Sfi corresponds to the conventional S-matrix element and is interpreted as the decay amplitude via the assignments of the a’s below (2.1).
Next, place (2.9) between and of (2.11) and elevate aJK and to annihilation and creation operators, respectively, so that they are on the same level as aT(Kγ) in (2.4). Here, (2.12) is applicable. in c.c. part of (2.4) picks out a final state photon of polarization T with momentum Kγ. The final state meson operator operating on picks out a pseudoscalar meson having a momentum K with the wave function
where K stands for KJ in (2.1) for J = 0. Insert (2.4, 12, 15) into (2.9), apply I (3.1.4, 10a) and (3.5.6) and integrate over X. The result reads
in which only one of T = 1 or 2 in (2.4) has been included. The wave functions obey I (3.5.8) which has not been solved, as was indicated in I §3.5.3.
For the heavy mesons containing b or c quark, I Table 5.1 shows that the masses of the vector meson and the associated pseudoscalar meson are close to each other so that the latter moves slowly in a radiative decay of the former. For these mesons, the criteria (1.7, 12, 18) are satisfied and approximative solutions have been given by (1.9, 10a, 14, 16, 19, 20) where χ00 stands for and for in (2.17). Inserting these results together with (1.1, 6) into (2.17) and carrying out the angular integrations, terms with odd powers of vanish, and
Let the photon be directed along the Z axis consistent with (1.13) and put
the iKγX term in (2.4) and the −iKX term in (2.15) cancel out in (2.9) and the last d function in (2.16) drops out. Equating (2.13) to (2.16) with (2.18, 19) according to (2.7), the decay amplitude becomes
in which the integrals over the relative time x0 and the laboratory space X have been cancelled out and I (4.2.8) has been consulted.
3.5. Decay Rate
The decay rate is
where Td is a long time during which decay takes place and ΣT = 2 for the both photon polarizations mentioned below (2.4). Further,
With (2.19) and Er = Kγ, one finds
This δ function in (2.20) will be squared in (2.21). Using (2.23a), this square becomes
Combining (2.20-22, 24) leads to the decay rate
Here, eZ is not fixed here but is a parameter < 1. This is as far as the present semi-classical treatment can carry. Perhaps a quantized version of the present treatment, if possible to be devised, can fix this eZ.
eZ is the third, longitudinal, component of the unit verctor e in the photon field (2.4) and balances off the momentum K0 of the pseudoscalar meson. Its absence in the earlier treatment  and I led to the assumption that higher order effects were responsible for such radiative decays. This is now seen not to the case. eZ, being separate from the photon associated with the transverse components eX, eY in (2.4) is responsible for the decays.
The first order (2.9) can be complemented to include second order terms containing the square of the photon field A(X). The coefficient for this square representing the mass of the photon contains only odd powered terms and vanishes after integration over the relative space x. This verifies that the photon remains massless.
Finally, it is remarked that (2.25) remains unchanged if the employed equation for χ (2.2) were replaced by an equivalent equation for ψ analogous to I (6.1.10b). This is due to that I (6.1.10a, 10b) originate from I (2.2.4a, 4b) which are invariant under the interchanges χ « ψ and I « II. The last one leads to a sign change of the relative coordinate x in I (3.1.3a) but does not affect the decay amplitude (2.20).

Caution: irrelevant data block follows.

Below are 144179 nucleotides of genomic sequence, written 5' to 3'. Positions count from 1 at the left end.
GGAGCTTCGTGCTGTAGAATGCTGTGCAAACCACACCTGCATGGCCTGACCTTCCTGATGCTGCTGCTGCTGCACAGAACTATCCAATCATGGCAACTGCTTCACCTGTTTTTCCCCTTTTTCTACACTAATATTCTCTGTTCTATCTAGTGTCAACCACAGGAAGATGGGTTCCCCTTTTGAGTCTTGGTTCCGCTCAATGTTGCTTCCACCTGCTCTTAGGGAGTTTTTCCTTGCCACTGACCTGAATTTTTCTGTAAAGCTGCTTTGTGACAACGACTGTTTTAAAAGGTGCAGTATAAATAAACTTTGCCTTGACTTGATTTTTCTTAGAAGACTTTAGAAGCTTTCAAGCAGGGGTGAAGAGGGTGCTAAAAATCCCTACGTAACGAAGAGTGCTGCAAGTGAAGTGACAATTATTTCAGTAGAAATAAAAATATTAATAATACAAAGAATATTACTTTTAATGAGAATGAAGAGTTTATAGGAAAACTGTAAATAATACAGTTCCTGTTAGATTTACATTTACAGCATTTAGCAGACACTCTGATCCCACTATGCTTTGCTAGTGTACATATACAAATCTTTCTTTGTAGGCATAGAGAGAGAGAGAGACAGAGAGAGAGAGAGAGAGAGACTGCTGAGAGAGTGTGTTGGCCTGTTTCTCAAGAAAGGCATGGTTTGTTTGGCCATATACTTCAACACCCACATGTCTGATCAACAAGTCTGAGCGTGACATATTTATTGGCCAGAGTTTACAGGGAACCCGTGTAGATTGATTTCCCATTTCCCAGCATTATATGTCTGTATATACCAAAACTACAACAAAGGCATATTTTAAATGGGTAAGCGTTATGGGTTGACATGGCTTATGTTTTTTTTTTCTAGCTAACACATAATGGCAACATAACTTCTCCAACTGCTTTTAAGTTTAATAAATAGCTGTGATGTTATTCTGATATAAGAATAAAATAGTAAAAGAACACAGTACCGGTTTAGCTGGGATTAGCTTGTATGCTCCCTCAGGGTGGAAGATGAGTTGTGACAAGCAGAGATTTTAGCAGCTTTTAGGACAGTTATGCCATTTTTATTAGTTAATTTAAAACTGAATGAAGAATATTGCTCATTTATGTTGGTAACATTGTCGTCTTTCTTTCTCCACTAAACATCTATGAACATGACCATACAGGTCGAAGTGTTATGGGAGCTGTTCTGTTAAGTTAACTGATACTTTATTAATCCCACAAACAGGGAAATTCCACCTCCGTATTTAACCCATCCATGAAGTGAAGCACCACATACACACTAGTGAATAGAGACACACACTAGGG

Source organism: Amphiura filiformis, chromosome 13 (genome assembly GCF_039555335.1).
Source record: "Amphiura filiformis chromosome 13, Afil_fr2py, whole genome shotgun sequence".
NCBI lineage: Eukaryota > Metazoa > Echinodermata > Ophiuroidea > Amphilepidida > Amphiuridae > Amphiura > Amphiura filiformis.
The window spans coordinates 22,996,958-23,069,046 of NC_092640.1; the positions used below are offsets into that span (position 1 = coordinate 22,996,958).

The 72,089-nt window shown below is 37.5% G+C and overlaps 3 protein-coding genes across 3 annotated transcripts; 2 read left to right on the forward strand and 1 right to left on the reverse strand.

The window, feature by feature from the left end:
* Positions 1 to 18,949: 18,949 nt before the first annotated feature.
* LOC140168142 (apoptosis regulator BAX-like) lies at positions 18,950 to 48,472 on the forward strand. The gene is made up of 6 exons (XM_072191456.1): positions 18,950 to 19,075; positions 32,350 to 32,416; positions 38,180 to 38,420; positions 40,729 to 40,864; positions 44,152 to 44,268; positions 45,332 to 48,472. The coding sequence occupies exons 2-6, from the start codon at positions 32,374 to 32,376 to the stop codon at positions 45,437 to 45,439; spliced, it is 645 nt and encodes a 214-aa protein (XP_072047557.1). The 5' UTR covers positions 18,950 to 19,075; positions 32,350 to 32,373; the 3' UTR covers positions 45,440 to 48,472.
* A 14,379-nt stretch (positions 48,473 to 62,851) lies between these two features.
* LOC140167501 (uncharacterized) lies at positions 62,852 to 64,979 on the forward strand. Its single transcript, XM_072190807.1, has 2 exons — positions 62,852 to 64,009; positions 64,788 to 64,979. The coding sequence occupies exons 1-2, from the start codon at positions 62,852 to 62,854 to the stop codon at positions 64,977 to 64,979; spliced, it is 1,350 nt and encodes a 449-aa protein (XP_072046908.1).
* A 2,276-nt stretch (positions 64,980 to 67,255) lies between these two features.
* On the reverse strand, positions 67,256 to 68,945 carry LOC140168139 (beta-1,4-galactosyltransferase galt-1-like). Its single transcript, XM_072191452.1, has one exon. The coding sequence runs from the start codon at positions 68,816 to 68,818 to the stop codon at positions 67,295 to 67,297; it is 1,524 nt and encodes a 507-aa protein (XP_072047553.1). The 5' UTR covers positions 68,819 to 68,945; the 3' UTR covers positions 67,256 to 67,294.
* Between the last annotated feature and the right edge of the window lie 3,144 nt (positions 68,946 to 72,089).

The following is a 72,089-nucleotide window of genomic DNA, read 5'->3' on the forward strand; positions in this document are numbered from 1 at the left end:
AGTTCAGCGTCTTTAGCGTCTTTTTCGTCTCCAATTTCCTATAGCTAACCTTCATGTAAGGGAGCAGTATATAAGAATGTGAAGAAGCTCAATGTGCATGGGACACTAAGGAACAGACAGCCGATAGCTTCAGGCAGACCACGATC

3.6. Comparison with Data
Table 1. Decay rate Γ(V → Pγ) for some heavy mesons. The meson momentum K0 is given by (2.23b). The expansion parameter ε0 is defined in (1.7). qp and qr are the quark charges. The predicted decay rate Γ(V → Pγ) is given by (2.25) which holds only for nonrelativistic and heavy pseudoscalar mesons satisfying of (1.7) and (1.12, 18). Only the mesons with b or c quark qualify. Equation (2.25) does not apply to K*. This is indicated by the parentheses around the so-obtained decay rates. eZ is the longitudinal polarization vector in the unit vector e in (2.4) and should be < 1 but is not fixed in the present nonquantized treatment. The underlined entries are the only ones available for direct comparison with predictions.
For mesons with b quark, there is no data available. The K* decay rates are put inside parentheses to indicate that Γof (2.25) is not applicable. This is due to thate0 is too large and does not satisfy the criteria (1.7) and the kaons are too light so that (1.12, 18) are violated. Further, the effect of the singularity associated with lighter mesons mentioned above §5.7.2 has not been investigated and may impact upon the validity of the approximations leading to (2.25). Still the predictions of (2.25) for kaons are included to indicate the trend that, as the mesons get lighter and move faster; the decay rates increase. Here, they are 10 - 15 times too high.
For mesons containing c quark, J/ψ and D*± rates from (2.25) can be compared to data. The ratio between these two measured rates is 1.58/1.33 = 1.19 and can be 0.73 up to 1.95 within error limits. The predicted value 1.02/0.69 = 1.48 lies well within these limits. This agreement can hardly be any coincidence inasmuch as the ratio between their (qp + qr)2 values is 16.
Putting eZ = 1, the measured rates are greater than the predicted ones by a factor of 1.5 - 1.9. Since eZ < 1 in the present semi-classical treatment, this factor is actually still greater. Nevertheless, the predicted values and data are of the same magnitude and may be regarded to be in basic agreement with each other. Consider that the mass ratios of K*, D* and B* are 0.44:1:2.86 while the ratios of predicted decay rates are 632:1:4.3 × 10−5, the above discrepancy of a factor of 1.5 - 1.9 or greater is negligible. The approximations introduced in (1.19, 20) can however only lead to a correction of ±10% for D* in (2.25).
These results indicate that the harmonic oscillator type of meson wave functions (1.1, 6) is useful not only for meson spectra but also for decay problems. They provide further support to the scalar strong interaction hadron theory. No other first principles’ theory can make a prediction of this kind.
If the present semi-classical treatment can be quantized and eZ can be fixed, a wholly new problem, a more precise prediction may be found.